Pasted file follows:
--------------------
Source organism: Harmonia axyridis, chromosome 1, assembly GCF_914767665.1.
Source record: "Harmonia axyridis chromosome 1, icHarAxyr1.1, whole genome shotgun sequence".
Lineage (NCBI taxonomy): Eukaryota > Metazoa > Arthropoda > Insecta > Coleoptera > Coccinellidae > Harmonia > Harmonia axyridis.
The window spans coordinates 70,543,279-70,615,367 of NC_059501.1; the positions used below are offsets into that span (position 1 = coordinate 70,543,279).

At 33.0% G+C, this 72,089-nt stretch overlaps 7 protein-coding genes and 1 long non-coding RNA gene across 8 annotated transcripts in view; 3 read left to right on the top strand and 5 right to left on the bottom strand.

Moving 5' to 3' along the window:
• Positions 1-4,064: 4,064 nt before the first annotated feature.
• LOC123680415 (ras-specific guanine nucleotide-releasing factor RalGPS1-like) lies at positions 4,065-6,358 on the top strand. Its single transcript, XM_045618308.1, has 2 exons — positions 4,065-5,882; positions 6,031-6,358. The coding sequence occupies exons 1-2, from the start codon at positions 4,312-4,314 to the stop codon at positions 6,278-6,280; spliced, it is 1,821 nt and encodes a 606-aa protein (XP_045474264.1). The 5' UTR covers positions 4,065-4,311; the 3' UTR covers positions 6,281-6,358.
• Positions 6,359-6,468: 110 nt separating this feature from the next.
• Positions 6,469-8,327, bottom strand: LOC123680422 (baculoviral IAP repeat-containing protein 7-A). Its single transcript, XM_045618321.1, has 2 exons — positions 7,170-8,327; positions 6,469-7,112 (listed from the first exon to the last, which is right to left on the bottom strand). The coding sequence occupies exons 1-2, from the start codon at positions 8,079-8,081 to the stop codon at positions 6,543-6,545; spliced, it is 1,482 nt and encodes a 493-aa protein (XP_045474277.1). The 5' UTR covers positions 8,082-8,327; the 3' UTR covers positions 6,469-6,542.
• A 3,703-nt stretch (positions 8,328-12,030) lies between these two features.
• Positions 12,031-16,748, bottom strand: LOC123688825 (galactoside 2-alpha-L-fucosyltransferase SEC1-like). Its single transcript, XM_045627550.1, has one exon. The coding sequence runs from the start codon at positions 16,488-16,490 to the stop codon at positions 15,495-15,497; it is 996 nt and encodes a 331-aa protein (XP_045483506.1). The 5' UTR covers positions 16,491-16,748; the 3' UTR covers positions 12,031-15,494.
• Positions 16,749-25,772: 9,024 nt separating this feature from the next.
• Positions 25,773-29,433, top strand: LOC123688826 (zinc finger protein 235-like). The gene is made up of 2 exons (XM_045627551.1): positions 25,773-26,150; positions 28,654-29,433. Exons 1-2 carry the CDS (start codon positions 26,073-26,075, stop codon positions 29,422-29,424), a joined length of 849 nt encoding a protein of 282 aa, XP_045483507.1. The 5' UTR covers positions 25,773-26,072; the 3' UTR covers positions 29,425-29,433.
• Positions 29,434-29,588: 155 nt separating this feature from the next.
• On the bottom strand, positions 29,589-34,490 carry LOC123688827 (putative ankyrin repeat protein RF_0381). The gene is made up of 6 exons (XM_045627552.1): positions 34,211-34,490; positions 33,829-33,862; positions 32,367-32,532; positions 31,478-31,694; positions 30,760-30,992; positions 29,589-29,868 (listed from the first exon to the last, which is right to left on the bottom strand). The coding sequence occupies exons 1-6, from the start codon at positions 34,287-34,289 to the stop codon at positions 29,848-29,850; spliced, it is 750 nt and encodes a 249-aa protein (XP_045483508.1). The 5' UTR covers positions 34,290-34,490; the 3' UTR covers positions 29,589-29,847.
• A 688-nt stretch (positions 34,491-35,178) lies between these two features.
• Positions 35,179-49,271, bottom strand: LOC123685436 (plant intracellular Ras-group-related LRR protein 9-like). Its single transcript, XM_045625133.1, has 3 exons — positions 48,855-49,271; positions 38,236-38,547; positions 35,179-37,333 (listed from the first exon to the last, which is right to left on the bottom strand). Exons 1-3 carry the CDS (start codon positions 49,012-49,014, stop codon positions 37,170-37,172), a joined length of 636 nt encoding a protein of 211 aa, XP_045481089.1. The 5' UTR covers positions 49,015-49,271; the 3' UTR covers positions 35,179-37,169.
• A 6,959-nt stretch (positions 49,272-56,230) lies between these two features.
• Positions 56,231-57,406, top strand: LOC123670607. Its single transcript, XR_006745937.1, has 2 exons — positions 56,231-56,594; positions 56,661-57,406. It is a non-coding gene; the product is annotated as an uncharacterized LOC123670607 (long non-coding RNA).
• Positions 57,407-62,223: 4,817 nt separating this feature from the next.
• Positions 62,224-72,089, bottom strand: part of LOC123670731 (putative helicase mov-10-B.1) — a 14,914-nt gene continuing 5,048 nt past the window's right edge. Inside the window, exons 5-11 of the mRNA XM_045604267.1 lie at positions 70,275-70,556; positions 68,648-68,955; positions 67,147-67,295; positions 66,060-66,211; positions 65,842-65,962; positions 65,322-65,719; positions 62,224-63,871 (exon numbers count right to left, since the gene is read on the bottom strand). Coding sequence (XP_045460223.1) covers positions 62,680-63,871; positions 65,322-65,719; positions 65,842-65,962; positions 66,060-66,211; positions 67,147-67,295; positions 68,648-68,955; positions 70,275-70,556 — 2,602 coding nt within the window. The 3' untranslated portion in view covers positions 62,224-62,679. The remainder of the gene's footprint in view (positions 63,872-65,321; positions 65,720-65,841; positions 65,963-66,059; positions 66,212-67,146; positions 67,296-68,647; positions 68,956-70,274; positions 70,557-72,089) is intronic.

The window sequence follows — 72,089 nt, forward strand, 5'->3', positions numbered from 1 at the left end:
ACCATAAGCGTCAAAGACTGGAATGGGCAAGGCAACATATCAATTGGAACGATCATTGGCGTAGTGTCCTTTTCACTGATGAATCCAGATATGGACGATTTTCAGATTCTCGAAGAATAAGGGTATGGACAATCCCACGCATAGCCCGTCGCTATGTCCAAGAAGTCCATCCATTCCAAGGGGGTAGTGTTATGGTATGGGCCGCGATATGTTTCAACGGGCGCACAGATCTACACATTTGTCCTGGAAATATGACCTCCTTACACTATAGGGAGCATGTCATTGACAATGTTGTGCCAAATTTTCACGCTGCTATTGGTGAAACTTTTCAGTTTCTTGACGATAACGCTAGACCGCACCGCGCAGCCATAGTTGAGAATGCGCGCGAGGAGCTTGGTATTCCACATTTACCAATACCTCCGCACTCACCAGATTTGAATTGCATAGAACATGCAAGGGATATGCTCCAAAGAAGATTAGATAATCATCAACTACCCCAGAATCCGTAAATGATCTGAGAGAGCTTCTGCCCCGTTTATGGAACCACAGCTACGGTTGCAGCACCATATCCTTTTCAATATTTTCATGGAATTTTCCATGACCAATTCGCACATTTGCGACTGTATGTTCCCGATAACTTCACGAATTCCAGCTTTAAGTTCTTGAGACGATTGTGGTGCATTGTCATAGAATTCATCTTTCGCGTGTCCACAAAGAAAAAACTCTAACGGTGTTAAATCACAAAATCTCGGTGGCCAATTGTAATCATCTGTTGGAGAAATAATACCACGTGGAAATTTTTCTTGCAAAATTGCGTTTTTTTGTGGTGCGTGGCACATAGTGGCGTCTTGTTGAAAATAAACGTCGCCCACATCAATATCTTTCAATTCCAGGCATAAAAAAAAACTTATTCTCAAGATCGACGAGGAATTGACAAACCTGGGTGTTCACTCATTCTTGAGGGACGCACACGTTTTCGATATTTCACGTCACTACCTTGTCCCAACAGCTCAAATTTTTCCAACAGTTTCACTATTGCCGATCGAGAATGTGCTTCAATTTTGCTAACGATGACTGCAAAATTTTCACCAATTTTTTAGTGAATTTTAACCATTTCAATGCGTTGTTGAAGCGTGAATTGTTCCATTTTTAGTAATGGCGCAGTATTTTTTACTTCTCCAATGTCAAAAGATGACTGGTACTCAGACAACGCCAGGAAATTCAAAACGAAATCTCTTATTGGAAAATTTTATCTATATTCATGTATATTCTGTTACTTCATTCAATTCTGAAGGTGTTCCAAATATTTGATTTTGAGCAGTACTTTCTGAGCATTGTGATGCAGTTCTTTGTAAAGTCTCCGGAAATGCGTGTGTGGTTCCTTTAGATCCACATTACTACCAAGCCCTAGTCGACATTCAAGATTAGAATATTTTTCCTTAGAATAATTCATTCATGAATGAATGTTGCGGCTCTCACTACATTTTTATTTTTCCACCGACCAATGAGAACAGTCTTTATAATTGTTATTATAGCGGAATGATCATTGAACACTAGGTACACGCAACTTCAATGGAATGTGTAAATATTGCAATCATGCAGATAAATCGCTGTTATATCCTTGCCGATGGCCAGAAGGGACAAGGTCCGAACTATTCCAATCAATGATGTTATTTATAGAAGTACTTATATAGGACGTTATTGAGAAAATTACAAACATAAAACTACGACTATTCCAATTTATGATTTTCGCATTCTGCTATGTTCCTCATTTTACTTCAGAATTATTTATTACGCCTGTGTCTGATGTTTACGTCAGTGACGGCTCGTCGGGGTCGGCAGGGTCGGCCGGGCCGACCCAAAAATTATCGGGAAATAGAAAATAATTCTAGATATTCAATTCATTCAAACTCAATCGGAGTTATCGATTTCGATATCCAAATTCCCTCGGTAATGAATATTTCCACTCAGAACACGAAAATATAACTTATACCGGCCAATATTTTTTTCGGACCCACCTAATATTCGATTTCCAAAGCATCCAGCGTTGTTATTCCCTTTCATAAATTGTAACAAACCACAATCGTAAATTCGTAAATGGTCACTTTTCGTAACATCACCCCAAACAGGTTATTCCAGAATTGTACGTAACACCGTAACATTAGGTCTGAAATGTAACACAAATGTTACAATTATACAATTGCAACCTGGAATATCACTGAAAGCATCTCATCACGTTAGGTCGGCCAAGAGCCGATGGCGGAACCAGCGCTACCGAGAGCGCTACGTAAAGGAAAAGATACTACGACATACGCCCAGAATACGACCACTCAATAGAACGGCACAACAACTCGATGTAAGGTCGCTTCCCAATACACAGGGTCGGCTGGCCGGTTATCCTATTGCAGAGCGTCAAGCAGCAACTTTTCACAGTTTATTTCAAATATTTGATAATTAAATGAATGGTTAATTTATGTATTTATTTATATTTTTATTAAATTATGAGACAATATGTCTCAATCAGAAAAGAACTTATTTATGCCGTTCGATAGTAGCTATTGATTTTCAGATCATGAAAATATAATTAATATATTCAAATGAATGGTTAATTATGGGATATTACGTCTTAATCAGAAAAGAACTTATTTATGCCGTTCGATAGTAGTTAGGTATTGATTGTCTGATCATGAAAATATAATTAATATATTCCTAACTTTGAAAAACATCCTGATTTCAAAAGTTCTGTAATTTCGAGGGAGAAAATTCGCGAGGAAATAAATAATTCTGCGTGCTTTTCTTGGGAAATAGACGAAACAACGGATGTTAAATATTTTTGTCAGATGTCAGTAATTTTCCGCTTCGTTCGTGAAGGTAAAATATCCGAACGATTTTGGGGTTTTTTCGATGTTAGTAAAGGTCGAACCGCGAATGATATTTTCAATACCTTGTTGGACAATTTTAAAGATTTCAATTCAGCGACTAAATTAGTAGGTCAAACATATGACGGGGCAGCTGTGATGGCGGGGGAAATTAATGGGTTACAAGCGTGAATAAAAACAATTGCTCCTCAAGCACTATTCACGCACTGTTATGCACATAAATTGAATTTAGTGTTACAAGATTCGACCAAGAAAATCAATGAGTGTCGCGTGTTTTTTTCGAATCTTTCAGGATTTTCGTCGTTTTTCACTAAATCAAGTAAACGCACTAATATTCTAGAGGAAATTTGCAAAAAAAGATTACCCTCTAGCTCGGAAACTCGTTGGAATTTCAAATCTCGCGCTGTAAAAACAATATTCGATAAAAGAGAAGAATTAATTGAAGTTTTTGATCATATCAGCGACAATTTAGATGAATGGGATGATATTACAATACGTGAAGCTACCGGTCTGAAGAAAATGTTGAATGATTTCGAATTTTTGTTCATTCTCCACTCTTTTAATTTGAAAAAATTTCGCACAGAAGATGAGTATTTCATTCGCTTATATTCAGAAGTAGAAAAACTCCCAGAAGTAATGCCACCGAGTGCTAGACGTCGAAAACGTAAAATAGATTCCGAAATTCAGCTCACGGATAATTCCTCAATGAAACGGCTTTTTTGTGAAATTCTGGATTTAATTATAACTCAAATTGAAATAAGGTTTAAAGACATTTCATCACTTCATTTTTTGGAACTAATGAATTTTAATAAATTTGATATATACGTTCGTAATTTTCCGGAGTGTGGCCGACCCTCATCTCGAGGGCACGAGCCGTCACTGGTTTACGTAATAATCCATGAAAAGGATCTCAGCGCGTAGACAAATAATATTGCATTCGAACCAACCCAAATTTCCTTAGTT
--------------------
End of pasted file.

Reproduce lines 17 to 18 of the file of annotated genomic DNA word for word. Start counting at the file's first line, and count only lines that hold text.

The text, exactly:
• A 688-nt stretch (positions 34,491-35,178) lies between these two features.
• Positions 35,179-49,271, bottom strand: LOC123685436 (plant intracellular Ras-group-related LRR protein 9-like). Its single transcript, XM_045625133.1, has 3 exons — positions 48,855-49,271; positions 38,236-38,547; positions 35,179-37,333 (listed from the first exon to the last, which is right to left on the bottom strand). Exons 1-3 carry the CDS (start codon positions 49,012-49,014, stop codon positions 37,170-37,172), a joined length of 636 nt encoding a protein of 211 aa, XP_045481089.1. The 5' UTR covers positions 49,015-49,271; the 3' UTR covers positions 35,179-37,169.